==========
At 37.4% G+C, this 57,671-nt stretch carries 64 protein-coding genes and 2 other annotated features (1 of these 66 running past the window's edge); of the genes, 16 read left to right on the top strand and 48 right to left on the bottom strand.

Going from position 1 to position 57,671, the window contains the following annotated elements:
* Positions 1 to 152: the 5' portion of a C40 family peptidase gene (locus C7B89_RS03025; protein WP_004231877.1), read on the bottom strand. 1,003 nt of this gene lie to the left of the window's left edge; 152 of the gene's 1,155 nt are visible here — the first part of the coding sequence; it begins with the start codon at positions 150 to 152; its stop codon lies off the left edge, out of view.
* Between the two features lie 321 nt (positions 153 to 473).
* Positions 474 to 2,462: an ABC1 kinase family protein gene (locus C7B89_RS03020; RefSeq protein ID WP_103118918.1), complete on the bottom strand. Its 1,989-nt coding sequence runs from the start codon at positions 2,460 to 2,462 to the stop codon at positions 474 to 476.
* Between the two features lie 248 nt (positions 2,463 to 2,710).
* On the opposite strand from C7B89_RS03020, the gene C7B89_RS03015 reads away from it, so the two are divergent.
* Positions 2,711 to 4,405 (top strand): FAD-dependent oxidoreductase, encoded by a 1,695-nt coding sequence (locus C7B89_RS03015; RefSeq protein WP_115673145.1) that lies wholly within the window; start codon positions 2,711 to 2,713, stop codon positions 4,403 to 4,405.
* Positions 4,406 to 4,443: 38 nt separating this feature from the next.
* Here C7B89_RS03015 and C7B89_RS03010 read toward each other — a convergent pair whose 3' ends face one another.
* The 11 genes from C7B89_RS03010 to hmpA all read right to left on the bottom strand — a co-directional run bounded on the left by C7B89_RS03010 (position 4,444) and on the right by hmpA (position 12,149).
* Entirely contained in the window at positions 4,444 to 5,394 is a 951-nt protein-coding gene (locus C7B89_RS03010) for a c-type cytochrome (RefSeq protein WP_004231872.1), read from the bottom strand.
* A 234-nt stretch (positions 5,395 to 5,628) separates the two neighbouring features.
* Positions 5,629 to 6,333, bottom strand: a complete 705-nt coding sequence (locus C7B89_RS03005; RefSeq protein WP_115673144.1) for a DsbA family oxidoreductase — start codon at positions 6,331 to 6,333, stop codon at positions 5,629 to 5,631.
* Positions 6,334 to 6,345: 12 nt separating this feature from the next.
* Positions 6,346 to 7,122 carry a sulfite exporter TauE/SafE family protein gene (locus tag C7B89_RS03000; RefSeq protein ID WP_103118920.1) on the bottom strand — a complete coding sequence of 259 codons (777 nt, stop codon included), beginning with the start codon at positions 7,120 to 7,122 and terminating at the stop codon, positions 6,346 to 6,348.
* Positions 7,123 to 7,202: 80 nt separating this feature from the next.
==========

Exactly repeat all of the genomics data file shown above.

At 37.4% G+C, this 57,671-nt stretch carries 64 protein-coding genes and 2 other annotated features (1 of these 66 running past the window's edge); of the genes, 16 read left to right on the top strand and 48 right to left on the bottom strand.

Going from position 1 to position 57,671, the window contains the following annotated elements:
* Positions 1 to 152: the 5' portion of a C40 family peptidase gene (locus C7B89_RS03025; protein WP_004231877.1), read on the bottom strand. 1,003 nt of this gene lie to the left of the window's left edge; 152 of the gene's 1,155 nt are visible here — the first part of the coding sequence; it begins with the start codon at positions 150 to 152; its stop codon lies off the left edge, out of view.
* Between the two features lie 321 nt (positions 153 to 473).
* Positions 474 to 2,462: an ABC1 kinase family protein gene (locus C7B89_RS03020; RefSeq protein ID WP_103118918.1), complete on the bottom strand. Its 1,989-nt coding sequence runs from the start codon at positions 2,460 to 2,462 to the stop codon at positions 474 to 476.
* Between the two features lie 248 nt (positions 2,463 to 2,710).
* On the opposite strand from C7B89_RS03020, the gene C7B89_RS03015 reads away from it, so the two are divergent.
* Positions 2,711 to 4,405 (top strand): FAD-dependent oxidoreductase, encoded by a 1,695-nt coding sequence (locus C7B89_RS03015; RefSeq protein WP_115673145.1) that lies wholly within the window; start codon positions 2,711 to 2,713, stop codon positions 4,403 to 4,405.
* Positions 4,406 to 4,443: 38 nt separating this feature from the next.
* Here C7B89_RS03015 and C7B89_RS03010 read toward each other — a convergent pair whose 3' ends face one another.
* The 11 genes from C7B89_RS03010 to hmpA all read right to left on the bottom strand — a co-directional run bounded on the left by C7B89_RS03010 (position 4,444) and on the right by hmpA (position 12,149).
* Entirely contained in the window at positions 4,444 to 5,394 is a 951-nt protein-coding gene (locus C7B89_RS03010) for a c-type cytochrome (RefSeq protein WP_004231872.1), read from the bottom strand.
* A 234-nt stretch (positions 5,395 to 5,628) separates the two neighbouring features.
* Positions 5,629 to 6,333, bottom strand: a complete 705-nt coding sequence (locus C7B89_RS03005; RefSeq protein WP_115673144.1) for a DsbA family oxidoreductase — start codon at positions 6,331 to 6,333, stop codon at positions 5,629 to 5,631.
* Positions 6,334 to 6,345: 12 nt separating this feature from the next.
* Positions 6,346 to 7,122 carry a sulfite exporter TauE/SafE family protein gene (locus tag C7B89_RS03000; RefSeq protein ID WP_103118920.1) on the bottom strand — a complete coding sequence of 259 codons (777 nt, stop codon included), beginning with the start codon at positions 7,120 to 7,122 and terminating at the stop codon, positions 6,346 to 6,348.
* Positions 7,123 to 7,202: 80 nt separating this feature from the next.